RSG Solutions

May 10, 2023

By: Jenny Benitez, Analyst

The Purpose of Community Benefits Programs

Community benefits programs facilitate an exchange between cities and developers. Cities grant development entitlements to a project in return for specific amenities provided by the developer for the local community. When implemented well, community benefits programs and agreements lead to mutually beneficial exchanges where value is added to a project and then split appropriately between the developer and the community.

Understanding the Terminology

The term community benefits, sometimes called public benefits, refers to the developer-provided amenities. Popular examples of community benefits include the creation of parks and open spaces, infrastructure enhancements such as sidewalk improvements or bike lanes, transportation enhancements, and the development of affordable housing.

Development entitlements or allowances are granted by the city and allow developers to build a project with features that do not conform with local codes. Common examples of development entitlements include building above height restrictions, residential density bonuses, zone district changes, and additional floor area ratio. Developers know which allowances they need to add value to their project and make specific requests. A residential project may request density and height bonuses, for example, and the additional value from the additional units built can be clearly projected.

Community benefits programs and community benefits agreements are tools that help systematize the negotiation process between cities and developers. Community benefits agreements are legally binding contracts that establish timing, concrete deliverables, and monitoring requirements. Community benefits programs are established by cities to help streamline agreements by setting up a predefined list of community priorities and methods of managing financial contributions. This article focuses on exchanges between cities and developers, but community benefits agreements can also be negotiated solely between community organizations, such as neighborhood associations and developers.

How the Exchange Works

The value added to a project because of development entitlements is where the exchange comes in. Both parties work together to estimate community benefits that will not substantially reduce or eliminate the incentive to complete the project. Approaches vary across cities, but a clear example is surplus value being split 50-50 between the developer and the city. If a residential project makes $400,000 as a direct result from the additional units they built due to a development allowance from the city, then the developer would provide community benefits worth half of that amount, such as a $200,000 contribution toward affordable housing.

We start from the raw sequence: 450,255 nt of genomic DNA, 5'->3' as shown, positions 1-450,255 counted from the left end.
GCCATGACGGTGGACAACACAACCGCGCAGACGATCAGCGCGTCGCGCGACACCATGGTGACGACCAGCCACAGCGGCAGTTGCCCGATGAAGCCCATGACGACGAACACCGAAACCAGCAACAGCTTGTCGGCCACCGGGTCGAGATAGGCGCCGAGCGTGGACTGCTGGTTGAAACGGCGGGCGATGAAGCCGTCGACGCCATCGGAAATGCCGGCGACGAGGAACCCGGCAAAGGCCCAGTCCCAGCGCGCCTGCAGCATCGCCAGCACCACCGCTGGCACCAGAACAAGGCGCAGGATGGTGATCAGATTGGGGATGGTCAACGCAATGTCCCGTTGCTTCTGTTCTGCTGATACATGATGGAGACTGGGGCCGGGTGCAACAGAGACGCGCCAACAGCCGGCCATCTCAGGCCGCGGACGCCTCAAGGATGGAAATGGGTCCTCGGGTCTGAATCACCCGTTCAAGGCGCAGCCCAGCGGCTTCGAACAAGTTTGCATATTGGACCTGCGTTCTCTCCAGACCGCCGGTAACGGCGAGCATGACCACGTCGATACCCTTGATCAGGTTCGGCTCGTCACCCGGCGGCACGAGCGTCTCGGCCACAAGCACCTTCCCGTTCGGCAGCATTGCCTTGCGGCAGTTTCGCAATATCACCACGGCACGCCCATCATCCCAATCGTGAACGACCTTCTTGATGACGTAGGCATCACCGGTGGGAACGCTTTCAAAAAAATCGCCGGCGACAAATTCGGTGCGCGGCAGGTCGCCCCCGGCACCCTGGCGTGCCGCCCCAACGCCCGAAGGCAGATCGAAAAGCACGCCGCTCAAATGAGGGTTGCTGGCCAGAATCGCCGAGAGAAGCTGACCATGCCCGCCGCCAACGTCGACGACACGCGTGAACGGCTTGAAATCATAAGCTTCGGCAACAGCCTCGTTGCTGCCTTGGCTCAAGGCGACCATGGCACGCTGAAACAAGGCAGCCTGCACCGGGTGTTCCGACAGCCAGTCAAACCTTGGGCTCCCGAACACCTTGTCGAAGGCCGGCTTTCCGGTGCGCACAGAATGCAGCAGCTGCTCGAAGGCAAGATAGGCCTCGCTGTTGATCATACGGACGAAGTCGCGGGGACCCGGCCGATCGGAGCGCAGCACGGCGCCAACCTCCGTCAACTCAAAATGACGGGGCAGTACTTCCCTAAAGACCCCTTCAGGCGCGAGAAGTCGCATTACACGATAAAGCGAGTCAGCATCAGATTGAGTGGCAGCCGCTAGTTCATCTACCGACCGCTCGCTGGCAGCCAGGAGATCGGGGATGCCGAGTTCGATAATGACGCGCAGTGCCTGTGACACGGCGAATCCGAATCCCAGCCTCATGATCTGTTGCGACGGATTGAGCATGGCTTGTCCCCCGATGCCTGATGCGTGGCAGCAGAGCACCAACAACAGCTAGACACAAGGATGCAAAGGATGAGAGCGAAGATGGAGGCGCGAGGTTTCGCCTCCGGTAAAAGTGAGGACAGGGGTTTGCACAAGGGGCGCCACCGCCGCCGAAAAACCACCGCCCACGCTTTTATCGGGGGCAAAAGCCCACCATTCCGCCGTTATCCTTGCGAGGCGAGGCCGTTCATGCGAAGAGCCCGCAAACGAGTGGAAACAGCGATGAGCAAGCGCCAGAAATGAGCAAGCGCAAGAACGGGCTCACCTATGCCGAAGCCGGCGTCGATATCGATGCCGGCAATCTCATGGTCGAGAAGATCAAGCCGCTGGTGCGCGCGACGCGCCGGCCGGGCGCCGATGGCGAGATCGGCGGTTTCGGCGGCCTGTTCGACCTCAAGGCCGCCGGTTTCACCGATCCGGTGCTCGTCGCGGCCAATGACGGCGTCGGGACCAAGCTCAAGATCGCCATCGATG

Cities have the freedom to decide what to prioritize and request based on the community’s needs and the unique capabilities of the developer. Community benefits can be provided directly and on the developer’s site or in the form of a financial contribution. A residential developer that is building an apartment complex, for example, has more potential to provide on-site affordable units. A strong motivation for community benefits programs is to mitigate the impacts that an unanticipated development has on a city’s resources by providing public improvements. A developer project that causes an increase in the local population causes a strain on the local infrastructure, and cities can alleviate that by requesting infrastructure improvements.

Best Practices and Ideal Outcomes

Ideally, an effective community benefits agreement results in a gain for the community and the developer, and helps cities manage incoming new development overall. Best practices include:

  • Community involvement and input. Common methods to inform programs and agreements include community surveys and meetings.
  • A written program or agreement with concrete deliverables and timing.
  • Making it clear the exchange is voluntary.